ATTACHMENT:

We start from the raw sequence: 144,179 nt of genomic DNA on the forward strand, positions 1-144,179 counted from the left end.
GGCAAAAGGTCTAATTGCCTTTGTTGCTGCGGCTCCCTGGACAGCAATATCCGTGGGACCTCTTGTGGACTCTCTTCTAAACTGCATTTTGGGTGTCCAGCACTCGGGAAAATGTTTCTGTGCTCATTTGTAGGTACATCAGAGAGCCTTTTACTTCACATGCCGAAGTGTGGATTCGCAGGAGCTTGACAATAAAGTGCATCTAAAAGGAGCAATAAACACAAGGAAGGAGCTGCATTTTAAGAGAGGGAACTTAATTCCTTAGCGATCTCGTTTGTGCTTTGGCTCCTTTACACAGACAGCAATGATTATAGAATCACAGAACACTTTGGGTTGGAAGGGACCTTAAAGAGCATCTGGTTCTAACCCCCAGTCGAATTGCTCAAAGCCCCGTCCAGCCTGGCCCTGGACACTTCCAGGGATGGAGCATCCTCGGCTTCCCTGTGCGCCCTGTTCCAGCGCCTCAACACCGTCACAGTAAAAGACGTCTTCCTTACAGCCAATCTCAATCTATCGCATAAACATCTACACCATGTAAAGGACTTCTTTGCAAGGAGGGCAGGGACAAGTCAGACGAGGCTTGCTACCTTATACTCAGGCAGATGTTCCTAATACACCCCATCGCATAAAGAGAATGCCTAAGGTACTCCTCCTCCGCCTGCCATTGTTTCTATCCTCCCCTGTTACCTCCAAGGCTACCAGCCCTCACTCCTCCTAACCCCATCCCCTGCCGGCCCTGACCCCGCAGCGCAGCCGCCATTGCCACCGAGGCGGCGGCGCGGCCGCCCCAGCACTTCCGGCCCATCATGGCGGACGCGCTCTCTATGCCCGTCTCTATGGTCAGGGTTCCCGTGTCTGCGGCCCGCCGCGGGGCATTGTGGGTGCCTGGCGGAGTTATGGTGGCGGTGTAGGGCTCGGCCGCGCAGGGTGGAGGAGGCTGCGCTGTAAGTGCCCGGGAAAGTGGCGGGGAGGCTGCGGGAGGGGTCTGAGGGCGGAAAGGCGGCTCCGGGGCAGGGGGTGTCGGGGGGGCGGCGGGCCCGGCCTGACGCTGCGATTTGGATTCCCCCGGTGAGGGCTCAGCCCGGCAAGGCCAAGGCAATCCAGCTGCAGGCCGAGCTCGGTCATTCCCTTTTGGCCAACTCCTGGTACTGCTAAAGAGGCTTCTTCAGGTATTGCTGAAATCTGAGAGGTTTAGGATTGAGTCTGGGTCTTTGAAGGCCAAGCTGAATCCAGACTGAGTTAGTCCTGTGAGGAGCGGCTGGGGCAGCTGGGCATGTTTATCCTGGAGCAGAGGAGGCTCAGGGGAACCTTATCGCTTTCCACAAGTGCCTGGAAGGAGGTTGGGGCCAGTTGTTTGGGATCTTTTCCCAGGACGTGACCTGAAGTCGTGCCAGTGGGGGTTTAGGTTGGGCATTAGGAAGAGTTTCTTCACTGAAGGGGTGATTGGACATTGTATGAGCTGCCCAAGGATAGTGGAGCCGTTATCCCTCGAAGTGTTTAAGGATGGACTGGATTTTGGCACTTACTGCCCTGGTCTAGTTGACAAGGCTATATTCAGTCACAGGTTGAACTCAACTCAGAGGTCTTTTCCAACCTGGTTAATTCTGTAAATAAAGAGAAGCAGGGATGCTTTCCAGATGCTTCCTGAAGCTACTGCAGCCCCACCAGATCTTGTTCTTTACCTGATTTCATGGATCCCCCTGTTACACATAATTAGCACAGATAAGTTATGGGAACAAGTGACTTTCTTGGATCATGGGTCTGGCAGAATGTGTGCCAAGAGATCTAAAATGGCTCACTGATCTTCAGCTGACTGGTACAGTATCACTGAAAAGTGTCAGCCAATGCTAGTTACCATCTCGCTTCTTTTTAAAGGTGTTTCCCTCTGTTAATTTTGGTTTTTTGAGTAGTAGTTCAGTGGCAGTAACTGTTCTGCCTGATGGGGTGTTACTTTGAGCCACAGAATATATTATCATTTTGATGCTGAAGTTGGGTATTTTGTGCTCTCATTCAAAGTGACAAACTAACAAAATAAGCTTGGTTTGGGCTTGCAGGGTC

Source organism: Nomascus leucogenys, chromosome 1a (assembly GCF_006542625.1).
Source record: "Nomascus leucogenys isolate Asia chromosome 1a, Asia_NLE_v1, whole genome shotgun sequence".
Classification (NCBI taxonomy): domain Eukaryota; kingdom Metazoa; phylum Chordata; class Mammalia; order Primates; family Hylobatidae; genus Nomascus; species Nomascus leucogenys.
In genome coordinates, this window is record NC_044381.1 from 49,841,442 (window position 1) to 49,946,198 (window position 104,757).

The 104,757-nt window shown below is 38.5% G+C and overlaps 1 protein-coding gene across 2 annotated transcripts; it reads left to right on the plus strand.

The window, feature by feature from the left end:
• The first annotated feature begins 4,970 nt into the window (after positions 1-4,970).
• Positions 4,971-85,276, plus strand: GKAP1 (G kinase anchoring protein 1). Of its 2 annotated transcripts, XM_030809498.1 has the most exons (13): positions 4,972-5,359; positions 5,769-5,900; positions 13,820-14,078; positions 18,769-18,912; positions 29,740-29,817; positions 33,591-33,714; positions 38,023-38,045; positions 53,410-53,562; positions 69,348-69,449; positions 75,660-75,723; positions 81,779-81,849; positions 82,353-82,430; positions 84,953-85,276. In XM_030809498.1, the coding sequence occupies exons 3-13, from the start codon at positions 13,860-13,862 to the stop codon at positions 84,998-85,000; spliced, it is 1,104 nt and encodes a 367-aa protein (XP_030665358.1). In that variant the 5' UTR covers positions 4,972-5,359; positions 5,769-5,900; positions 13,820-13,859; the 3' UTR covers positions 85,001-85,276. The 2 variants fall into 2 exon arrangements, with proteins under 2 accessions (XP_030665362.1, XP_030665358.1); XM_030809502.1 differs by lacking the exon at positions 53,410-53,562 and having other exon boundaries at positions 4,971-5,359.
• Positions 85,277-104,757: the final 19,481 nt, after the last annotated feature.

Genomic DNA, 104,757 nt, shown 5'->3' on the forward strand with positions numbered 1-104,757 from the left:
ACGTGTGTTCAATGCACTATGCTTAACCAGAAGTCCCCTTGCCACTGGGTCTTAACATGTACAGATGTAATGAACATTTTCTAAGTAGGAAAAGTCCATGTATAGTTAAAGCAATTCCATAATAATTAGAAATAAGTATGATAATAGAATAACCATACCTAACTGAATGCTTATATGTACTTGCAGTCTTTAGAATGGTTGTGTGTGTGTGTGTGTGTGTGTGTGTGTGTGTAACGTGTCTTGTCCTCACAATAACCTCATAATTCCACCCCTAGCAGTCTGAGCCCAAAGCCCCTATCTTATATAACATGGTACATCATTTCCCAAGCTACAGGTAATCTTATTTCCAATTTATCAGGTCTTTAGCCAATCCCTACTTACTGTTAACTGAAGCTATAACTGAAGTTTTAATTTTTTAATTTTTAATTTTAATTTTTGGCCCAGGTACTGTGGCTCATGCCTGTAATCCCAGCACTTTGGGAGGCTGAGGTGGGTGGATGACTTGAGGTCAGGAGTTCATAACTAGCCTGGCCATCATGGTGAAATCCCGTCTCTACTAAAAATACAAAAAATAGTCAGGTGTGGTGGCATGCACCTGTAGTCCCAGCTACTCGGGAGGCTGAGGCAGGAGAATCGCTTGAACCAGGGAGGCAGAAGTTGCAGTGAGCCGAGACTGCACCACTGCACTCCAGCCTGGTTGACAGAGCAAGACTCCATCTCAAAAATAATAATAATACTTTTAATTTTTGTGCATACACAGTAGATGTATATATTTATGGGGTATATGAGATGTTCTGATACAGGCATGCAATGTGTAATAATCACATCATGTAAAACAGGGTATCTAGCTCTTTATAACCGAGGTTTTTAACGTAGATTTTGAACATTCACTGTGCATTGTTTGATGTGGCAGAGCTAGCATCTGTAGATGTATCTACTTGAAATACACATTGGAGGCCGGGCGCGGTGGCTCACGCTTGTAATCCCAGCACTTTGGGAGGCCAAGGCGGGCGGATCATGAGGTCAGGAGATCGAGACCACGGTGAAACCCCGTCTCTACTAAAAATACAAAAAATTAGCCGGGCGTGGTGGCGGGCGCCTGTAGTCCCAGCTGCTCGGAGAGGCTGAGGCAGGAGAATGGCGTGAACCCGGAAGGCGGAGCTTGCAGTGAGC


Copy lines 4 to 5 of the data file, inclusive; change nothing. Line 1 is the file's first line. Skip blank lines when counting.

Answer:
Source record: "Nomascus leucogenys isolate Asia chromosome 1a, Asia_NLE_v1, whole genome shotgun sequence".
Classification (NCBI taxonomy): domain Eukaryota; kingdom Metazoa; phylum Chordata; class Mammalia; order Primates; family Hylobatidae; genus Nomascus; species Nomascus leucogenys.